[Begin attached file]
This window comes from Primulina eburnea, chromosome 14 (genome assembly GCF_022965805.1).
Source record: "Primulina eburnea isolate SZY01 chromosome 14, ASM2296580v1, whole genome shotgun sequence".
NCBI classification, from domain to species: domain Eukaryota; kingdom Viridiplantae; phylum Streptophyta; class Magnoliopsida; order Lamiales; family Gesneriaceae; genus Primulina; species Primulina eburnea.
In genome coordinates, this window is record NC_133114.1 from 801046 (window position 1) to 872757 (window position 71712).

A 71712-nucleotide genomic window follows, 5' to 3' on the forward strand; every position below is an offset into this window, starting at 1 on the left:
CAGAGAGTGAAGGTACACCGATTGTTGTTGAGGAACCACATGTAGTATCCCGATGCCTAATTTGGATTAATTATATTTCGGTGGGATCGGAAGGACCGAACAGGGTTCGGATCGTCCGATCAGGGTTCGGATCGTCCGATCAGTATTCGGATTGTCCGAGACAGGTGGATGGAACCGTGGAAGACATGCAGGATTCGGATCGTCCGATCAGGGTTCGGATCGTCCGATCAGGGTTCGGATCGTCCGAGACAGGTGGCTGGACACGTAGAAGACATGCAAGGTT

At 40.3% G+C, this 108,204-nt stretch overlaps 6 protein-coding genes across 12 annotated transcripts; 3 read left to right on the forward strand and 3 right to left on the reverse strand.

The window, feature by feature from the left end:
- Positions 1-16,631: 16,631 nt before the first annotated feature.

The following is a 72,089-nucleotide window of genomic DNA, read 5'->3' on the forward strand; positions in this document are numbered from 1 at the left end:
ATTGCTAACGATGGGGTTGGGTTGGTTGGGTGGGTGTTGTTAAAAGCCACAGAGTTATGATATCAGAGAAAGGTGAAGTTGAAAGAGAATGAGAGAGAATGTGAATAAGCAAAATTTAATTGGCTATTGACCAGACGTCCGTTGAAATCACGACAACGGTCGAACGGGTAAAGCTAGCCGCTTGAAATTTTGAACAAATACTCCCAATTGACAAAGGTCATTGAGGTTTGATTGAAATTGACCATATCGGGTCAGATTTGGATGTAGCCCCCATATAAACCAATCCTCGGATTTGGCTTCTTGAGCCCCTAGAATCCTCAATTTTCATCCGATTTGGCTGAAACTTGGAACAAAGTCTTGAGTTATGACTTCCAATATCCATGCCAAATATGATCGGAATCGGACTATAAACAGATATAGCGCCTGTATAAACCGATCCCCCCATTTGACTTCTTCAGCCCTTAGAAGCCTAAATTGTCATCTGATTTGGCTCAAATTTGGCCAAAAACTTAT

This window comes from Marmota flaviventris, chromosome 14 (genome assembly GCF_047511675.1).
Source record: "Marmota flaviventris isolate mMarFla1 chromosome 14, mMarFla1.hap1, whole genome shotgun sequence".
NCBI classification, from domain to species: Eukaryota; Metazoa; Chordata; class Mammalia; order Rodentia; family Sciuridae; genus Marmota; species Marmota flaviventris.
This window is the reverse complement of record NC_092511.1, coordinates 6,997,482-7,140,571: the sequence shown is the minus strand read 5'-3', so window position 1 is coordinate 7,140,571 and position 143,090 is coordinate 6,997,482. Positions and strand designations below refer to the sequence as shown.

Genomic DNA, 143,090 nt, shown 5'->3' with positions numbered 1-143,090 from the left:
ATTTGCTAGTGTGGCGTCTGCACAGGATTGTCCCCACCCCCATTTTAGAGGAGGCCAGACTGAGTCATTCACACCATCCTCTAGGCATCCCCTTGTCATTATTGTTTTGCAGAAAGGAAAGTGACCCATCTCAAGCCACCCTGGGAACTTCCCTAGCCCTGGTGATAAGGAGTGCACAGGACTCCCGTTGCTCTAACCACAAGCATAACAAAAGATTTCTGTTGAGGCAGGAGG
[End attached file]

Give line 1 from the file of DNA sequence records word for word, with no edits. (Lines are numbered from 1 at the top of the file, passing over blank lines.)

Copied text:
This window comes from Primulina eburnea, chromosome 14 (genome assembly GCF_022965805.1).